In 1932 Omega became the official timekeeper of the Olympic Games and, over the years, the company has introduced numerous state-of-the-art time-keeping technologies. Today’s fully automated Olympic and Paralympic Games feature such precision engineering as high-speed cameras for capturing nail-biting photo finishes, touch-sensitive contact pads for timing swimming events, as well as plenty of innovative tech for starting races.
The ‘Electronic Start System’ involves a flashgun and sound-making device. With one pull of the trigger, a bang, a flash and a start pulse are all emitted at the same time. The start pulse is sent to the timing device, signalling the start of the race and commencing the precision data measurement. The competitors all ‘see’ the light flash from the gun at the same time, but to ensure that they all ‘hear’ the sound simultaneously too, the noise is reproduced from a mini speaker positioned behind each racer’s starting block.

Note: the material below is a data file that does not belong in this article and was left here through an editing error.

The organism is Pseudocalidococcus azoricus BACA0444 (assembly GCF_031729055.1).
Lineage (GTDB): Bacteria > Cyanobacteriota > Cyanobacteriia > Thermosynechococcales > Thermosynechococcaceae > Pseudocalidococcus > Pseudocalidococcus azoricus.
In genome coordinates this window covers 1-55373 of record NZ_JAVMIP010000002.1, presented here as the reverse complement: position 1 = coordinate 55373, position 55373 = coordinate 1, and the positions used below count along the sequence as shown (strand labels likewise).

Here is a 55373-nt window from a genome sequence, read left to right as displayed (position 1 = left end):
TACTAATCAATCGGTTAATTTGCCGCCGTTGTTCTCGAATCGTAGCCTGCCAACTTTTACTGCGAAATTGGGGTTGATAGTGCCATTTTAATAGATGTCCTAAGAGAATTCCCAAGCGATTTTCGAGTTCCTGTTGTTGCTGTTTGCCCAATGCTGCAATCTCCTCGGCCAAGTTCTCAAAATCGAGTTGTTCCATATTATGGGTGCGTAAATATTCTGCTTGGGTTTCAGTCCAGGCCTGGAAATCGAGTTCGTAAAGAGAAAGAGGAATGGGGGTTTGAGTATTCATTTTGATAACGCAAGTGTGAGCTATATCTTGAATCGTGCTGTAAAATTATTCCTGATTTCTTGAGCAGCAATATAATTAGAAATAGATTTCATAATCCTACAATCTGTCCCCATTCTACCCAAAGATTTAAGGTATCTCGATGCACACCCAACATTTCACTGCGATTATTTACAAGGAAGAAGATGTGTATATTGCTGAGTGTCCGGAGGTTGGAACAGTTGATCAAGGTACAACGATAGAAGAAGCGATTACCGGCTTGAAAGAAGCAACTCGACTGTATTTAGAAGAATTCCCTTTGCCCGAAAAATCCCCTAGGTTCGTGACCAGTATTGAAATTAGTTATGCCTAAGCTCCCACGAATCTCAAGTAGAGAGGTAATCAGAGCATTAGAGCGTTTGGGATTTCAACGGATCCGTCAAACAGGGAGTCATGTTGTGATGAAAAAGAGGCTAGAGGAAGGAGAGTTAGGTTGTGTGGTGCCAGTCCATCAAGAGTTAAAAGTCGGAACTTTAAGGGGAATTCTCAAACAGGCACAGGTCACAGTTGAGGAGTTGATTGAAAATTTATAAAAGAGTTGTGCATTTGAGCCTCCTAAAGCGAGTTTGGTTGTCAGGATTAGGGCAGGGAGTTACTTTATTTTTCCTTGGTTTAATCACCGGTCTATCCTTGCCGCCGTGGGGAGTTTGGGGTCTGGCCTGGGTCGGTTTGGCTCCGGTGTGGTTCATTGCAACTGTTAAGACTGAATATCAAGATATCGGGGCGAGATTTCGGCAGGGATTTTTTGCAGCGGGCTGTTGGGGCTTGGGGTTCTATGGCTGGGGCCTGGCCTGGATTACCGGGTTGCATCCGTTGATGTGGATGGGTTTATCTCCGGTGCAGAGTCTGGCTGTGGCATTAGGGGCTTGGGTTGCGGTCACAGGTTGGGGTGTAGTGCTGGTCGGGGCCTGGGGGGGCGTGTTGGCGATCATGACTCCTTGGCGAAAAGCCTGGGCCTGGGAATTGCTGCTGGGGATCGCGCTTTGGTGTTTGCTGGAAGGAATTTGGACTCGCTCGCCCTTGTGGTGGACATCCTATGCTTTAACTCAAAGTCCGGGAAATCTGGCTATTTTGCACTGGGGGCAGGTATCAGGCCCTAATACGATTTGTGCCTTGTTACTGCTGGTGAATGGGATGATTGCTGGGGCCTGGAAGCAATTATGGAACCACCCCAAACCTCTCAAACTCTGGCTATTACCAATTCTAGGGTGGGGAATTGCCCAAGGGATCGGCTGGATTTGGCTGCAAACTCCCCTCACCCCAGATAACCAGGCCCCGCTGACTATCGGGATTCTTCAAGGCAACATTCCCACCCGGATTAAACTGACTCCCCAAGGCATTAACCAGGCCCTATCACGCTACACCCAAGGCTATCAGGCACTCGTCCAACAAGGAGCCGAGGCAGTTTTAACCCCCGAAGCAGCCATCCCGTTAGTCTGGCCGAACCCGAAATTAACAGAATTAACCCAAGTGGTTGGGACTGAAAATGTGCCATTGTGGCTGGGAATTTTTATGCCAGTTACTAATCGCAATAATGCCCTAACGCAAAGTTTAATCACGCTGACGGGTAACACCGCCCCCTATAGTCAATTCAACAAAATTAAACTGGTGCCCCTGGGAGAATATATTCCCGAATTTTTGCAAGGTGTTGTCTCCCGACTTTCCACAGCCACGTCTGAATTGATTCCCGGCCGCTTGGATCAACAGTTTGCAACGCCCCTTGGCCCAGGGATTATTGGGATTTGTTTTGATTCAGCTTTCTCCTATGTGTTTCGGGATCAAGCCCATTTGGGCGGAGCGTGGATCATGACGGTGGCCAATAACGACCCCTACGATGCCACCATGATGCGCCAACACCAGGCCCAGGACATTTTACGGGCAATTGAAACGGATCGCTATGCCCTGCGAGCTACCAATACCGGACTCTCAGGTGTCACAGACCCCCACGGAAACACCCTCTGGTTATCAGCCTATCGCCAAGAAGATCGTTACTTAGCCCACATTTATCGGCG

Omega’s newest starting blocks measure the runner’s reaction time not by movement but by the pressure they exert against the foot pad. No one’s reaction time is faster than one tenth of a second, therefore if the sensors in a starting block detect that a runner has exerted any force on the pressure pads on the pedal, then they are deemed to have started too early and a false start will be confirmed.